Tate Modern Talk

European Women’s Video Art in the 70s and 80s

Elaine Shemilt, Doppelgänger, 1979–1981. Still from Video

Join Professor Elaine Shemilt and Dr Laura Leuzzi in conversation with Professor Laura Mulvey about their new book aiming to recover the seminal contribution of women video artists

European Women's Video Art in the 70s and 80s is the main output of the eponymous research project funded by the Arts and Humanities Research Council and based at Duncan of Jordanstone College of Art and Design.

The book retraces some of the stories of early women artists’ video experimentation in Europe and their achievements, featuring chapters on fundamental case studies of early video artworks, themes, genres and geographical areas. The publication aims to contribute to a reassessment of women artists involvement in early video art and strength their profiles and identities within the art historical canon.

Biographies

Professor Elaine Shemilt

Professor Elaine Shemilt is an artist, academic and researcher, and pioneer of early feminist photography, video and multi-media installation work. She holds the Chair of Fine Art Printmaking at DJCAD, University of Dundee. Her artistic practice involves sculpture, installation, printmaking video and digital media. She is a Shackleton Scholar, a Professional member of Society of Scottish Artists, the Director of the Centre for Remote Environments and the Vice Chair of the South Georgia Heritage Trust.

Dr. Laura Leuzzi

Dr. Laura Leuzzi is an art historian and curator. She completed her PhD at Sapienza University of Rome in 2011 and sits on the curatorial Committee of the Media Art Festival in Rome. Author of articles, essays and exhibition catalogues, her research and curatorial practice focuses on video art, new media, art and feminism, time and the relationship between word and image in visual art. She has curated exhibitions, screenings and events in Italy, UK and Switzerland. She is co-editor with Stephen Partridge of REWINDItalia | Early Video Art in Italy (2015) and is currently co-investigator on the AHRC-funded research project Demarco, the Italian Connection.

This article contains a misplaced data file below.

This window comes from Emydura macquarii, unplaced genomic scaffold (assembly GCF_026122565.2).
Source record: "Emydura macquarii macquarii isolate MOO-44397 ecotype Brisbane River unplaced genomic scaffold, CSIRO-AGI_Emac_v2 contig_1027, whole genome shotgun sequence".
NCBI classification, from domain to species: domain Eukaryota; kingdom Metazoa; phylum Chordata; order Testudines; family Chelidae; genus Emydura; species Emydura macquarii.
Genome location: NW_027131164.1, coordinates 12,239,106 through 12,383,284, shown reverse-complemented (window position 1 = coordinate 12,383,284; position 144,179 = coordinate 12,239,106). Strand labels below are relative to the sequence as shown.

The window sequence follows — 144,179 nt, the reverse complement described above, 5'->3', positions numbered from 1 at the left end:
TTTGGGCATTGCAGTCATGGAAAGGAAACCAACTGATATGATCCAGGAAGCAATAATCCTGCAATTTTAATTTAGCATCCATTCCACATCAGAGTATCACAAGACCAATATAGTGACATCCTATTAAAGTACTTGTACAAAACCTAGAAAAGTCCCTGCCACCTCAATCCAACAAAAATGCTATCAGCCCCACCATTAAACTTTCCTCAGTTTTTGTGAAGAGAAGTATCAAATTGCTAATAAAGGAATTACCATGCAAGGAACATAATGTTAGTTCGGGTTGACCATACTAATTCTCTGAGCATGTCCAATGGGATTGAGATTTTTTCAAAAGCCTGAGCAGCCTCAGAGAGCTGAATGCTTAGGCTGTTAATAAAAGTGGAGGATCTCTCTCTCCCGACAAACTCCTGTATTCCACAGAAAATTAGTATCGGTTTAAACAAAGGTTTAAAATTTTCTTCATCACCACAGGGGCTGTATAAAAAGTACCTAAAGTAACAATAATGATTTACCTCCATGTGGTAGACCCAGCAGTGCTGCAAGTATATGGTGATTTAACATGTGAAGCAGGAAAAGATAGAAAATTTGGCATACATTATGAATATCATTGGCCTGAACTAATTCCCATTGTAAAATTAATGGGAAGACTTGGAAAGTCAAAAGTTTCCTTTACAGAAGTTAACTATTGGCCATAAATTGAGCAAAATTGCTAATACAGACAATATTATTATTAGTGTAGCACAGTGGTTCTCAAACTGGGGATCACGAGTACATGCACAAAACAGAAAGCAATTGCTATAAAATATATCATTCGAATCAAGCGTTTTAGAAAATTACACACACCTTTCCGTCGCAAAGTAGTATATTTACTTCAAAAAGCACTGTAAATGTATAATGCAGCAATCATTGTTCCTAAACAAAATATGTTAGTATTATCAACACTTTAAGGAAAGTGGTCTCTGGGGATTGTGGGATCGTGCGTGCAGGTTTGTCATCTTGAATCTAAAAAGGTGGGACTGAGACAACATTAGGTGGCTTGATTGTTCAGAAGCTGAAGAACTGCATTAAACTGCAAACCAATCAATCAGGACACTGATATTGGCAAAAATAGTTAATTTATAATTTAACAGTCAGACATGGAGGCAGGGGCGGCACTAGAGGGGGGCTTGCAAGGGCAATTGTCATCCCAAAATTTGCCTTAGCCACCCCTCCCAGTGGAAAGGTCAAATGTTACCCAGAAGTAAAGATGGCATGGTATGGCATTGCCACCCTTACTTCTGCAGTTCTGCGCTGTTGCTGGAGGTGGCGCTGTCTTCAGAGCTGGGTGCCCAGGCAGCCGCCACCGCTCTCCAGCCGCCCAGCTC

Laura Mulvey

Laura Mulvey is Professor of Film and Media Studies at Birkbeck College, University of London. She is the author of Visual and Other Pleasures (1989), Citizen Kane (1992), Fetishism and Curiosity (1996), Death Twenty- four Times a Second: Stillness and the Moving Image (2006) and is renowned for her essay Visual Pleasure in Narrative Cinema (1975) – which had a major impact on the course of film scholarship, bringing the term "male gaze" into the academic lexicon and eventually into common parlance. Between 1974 and 1982 Mulvey co-wrote and co-directed six films with Peter Wollen: theoretical films, dealing in the discourse of feminist theory, semiotics, psychoanalysis and leftist politics; and two films - more recently - with artist/filmmaker Mark Lewis.

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Date & Time

24 September 2019 at 19.00–20.00